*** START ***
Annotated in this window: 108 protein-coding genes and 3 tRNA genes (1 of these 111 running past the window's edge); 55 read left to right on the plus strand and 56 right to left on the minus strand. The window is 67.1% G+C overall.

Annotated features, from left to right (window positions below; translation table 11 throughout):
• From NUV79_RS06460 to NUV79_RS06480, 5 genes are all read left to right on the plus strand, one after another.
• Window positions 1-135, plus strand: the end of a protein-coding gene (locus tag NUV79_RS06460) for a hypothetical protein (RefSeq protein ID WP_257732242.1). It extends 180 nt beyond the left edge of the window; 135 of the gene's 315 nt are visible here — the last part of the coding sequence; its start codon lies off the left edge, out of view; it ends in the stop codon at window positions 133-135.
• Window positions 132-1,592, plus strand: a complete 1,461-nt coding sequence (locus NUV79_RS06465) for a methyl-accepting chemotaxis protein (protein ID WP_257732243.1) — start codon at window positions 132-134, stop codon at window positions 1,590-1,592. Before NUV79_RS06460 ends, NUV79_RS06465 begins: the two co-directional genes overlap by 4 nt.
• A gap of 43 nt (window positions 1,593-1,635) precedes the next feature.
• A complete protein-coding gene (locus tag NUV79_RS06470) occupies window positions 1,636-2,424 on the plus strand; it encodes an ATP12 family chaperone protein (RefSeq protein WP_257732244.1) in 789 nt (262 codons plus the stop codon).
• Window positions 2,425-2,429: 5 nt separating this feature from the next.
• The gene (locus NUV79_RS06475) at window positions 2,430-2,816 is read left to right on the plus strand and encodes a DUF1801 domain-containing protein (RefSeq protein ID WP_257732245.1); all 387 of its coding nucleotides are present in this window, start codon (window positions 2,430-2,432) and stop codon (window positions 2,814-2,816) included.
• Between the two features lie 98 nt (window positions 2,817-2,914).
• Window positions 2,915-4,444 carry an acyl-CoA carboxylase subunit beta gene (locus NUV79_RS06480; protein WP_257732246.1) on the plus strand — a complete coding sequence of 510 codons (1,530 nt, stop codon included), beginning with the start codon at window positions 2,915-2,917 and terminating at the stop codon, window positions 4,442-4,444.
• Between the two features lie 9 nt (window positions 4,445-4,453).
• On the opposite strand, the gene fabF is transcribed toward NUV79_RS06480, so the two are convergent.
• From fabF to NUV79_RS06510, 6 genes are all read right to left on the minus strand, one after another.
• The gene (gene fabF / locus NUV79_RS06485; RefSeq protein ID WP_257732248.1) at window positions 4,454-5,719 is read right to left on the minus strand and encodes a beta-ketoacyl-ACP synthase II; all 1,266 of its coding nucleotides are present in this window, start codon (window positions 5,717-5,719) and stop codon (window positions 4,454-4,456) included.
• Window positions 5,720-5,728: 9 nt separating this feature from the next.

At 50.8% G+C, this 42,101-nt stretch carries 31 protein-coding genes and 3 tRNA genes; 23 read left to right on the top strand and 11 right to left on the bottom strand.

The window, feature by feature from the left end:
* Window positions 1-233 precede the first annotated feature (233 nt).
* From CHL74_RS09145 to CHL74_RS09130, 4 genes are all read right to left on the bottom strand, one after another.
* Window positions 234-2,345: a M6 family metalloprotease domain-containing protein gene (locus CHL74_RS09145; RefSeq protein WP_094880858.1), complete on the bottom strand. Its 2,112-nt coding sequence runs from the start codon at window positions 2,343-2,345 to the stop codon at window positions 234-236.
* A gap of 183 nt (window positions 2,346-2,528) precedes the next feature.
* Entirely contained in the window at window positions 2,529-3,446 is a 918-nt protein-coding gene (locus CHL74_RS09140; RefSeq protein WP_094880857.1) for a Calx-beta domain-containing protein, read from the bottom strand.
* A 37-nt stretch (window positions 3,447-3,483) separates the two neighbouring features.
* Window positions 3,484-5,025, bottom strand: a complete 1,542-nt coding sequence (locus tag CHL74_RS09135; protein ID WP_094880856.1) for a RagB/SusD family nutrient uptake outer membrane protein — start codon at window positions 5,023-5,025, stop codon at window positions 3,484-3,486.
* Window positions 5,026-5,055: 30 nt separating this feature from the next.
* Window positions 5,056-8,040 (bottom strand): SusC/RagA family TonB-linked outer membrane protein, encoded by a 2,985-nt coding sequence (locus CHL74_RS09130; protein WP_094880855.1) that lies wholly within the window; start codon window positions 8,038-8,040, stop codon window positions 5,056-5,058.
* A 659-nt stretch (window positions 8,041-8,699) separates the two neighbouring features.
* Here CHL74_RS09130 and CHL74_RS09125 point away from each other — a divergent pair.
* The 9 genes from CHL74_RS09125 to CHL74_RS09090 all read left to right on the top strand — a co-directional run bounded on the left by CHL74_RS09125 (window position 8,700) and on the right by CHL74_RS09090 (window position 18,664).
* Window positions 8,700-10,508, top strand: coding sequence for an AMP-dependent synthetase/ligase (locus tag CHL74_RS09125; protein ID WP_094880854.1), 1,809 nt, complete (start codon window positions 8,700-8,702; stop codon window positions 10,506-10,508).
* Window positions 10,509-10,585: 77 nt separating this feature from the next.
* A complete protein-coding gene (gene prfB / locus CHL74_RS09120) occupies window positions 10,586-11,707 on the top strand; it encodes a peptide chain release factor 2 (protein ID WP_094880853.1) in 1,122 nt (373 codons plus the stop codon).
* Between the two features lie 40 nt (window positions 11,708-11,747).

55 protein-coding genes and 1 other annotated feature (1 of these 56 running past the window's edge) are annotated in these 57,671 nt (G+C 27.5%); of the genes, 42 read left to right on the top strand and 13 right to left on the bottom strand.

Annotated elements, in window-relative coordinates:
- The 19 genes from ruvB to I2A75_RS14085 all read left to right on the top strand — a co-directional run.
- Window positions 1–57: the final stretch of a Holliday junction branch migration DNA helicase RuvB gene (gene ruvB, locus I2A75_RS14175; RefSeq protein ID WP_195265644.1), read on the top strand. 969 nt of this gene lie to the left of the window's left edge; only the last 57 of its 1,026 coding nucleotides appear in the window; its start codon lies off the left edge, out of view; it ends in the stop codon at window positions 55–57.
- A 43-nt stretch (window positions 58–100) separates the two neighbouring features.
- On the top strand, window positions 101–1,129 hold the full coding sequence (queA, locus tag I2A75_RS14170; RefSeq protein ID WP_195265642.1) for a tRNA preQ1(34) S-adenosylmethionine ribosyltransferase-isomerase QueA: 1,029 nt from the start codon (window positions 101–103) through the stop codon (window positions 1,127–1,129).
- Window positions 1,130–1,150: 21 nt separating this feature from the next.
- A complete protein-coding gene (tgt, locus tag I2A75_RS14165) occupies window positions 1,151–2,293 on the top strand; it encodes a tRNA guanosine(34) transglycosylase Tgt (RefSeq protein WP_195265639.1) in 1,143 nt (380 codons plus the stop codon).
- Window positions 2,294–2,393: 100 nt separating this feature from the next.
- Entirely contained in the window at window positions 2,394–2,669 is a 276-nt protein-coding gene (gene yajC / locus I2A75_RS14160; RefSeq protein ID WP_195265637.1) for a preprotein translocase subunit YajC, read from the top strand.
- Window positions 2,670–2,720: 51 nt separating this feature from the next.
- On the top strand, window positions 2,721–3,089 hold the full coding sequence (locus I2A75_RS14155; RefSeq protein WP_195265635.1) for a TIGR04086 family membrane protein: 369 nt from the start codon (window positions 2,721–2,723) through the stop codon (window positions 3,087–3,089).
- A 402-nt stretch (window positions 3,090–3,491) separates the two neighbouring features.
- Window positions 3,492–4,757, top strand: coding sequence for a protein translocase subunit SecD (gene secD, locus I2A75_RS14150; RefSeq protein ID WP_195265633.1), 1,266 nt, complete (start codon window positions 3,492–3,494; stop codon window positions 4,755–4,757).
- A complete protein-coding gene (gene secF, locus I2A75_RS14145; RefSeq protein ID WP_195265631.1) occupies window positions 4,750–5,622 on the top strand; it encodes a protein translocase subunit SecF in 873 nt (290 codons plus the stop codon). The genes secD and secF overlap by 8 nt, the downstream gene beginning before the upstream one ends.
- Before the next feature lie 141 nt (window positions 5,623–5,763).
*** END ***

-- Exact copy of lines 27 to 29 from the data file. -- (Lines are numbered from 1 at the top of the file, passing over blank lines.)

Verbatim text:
* Window positions 5,056-8,040 (bottom strand): SusC/RagA family TonB-linked outer membrane protein, encoded by a 2,985-nt coding sequence (locus CHL74_RS09130; protein WP_094880855.1) that lies wholly within the window; start codon window positions 8,038-8,040, stop codon window positions 5,056-5,058.
* A 659-nt stretch (window positions 8,041-8,699) separates the two neighbouring features.
* Here CHL74_RS09130 and CHL74_RS09125 point away from each other — a divergent pair.